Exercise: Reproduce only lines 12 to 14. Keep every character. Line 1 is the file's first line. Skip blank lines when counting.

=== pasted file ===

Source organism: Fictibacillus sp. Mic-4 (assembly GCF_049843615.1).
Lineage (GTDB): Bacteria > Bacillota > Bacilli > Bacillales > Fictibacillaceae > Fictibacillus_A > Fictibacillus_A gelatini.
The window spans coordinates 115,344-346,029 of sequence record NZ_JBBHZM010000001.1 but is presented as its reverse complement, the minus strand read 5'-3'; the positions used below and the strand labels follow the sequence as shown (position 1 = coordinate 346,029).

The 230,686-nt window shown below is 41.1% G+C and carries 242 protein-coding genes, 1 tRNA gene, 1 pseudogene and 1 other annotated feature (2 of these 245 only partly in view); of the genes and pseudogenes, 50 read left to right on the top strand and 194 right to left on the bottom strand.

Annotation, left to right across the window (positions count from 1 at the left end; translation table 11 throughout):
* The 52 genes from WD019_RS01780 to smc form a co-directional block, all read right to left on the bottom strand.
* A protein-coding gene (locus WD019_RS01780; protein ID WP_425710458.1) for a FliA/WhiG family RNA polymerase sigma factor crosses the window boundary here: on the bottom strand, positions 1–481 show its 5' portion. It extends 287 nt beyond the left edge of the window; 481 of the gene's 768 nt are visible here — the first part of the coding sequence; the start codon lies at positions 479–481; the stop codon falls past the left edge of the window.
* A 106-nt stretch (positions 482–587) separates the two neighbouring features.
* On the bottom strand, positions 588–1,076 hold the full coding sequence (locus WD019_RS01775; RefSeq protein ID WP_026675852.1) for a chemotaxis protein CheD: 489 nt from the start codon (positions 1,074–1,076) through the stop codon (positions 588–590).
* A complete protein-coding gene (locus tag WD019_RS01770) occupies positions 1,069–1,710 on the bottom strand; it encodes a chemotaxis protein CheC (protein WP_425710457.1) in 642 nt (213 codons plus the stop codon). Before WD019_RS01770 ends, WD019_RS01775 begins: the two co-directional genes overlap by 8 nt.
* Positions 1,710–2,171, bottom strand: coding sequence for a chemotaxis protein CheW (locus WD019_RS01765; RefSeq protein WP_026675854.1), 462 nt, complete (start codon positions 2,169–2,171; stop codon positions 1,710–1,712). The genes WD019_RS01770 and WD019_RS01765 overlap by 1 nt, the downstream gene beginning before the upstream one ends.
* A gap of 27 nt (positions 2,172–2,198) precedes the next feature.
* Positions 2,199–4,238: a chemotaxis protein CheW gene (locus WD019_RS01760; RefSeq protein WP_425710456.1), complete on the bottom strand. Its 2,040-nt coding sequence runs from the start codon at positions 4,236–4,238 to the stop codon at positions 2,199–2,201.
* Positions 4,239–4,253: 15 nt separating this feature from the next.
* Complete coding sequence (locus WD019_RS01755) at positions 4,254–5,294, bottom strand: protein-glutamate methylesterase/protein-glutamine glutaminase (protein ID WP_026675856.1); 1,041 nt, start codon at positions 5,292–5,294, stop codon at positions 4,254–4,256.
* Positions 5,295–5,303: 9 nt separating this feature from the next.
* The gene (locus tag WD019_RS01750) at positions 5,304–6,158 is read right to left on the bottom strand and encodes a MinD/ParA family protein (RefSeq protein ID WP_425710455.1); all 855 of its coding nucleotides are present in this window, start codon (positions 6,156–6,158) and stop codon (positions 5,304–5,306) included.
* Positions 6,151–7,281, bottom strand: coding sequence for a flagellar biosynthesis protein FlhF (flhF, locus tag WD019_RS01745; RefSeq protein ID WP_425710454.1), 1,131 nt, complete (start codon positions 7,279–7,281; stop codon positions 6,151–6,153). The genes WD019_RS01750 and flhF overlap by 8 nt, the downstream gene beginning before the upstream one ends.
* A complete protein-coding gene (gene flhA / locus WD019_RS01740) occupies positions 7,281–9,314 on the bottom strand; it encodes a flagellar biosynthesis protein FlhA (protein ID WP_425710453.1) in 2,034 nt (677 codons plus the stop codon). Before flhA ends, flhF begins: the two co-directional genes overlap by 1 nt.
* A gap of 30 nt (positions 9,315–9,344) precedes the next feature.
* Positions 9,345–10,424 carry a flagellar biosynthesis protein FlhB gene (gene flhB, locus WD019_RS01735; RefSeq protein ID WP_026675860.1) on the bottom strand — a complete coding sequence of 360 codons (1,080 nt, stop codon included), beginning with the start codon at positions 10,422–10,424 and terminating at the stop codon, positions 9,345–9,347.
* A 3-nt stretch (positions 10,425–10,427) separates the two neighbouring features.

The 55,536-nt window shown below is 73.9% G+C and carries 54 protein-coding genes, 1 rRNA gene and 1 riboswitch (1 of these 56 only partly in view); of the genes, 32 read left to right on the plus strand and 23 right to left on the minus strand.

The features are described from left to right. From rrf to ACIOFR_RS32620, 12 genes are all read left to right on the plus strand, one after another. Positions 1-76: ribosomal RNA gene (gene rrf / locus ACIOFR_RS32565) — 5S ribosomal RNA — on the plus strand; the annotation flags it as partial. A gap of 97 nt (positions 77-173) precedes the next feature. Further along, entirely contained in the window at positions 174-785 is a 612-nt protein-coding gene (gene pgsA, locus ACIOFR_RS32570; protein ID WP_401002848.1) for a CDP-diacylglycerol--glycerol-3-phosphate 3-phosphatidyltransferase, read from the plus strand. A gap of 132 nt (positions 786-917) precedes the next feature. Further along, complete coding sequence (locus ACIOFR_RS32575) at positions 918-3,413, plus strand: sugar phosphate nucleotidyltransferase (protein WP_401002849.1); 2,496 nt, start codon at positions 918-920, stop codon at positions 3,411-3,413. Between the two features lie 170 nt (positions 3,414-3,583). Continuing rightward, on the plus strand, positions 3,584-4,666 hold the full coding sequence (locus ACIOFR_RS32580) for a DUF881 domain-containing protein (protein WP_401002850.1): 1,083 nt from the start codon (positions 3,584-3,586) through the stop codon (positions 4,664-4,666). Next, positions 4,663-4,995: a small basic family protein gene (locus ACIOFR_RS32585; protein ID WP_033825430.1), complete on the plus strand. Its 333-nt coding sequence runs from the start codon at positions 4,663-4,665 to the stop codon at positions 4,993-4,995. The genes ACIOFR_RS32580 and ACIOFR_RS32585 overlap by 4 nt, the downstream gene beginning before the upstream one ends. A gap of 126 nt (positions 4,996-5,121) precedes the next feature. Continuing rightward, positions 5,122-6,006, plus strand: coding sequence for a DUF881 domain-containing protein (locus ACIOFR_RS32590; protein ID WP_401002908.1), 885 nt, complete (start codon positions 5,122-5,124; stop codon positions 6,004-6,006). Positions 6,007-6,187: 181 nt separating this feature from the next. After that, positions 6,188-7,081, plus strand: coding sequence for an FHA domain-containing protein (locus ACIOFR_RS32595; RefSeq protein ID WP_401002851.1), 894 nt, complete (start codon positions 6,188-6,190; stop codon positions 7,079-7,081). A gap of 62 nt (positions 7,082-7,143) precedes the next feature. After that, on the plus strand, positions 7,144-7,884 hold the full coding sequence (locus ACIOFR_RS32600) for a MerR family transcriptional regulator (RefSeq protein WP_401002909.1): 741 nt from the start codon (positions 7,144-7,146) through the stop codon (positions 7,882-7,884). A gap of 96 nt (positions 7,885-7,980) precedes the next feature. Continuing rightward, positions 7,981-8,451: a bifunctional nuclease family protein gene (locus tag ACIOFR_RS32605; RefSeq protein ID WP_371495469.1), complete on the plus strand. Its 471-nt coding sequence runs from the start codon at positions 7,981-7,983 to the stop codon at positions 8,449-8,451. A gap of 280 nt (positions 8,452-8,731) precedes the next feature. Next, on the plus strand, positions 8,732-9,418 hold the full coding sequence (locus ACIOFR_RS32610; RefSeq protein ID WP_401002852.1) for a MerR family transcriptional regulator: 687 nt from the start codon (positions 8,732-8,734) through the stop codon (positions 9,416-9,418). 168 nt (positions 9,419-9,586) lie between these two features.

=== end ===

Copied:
* A gap of 27 nt (positions 2,172–2,198) precedes the next feature.
* Positions 2,199–4,238: a chemotaxis protein CheW gene (locus WD019_RS01760; RefSeq protein WP_425710456.1), complete on the bottom strand. Its 2,040-nt coding sequence runs from the start codon at positions 4,236–4,238 to the stop codon at positions 2,199–2,201.
* Positions 4,239–4,253: 15 nt separating this feature from the next.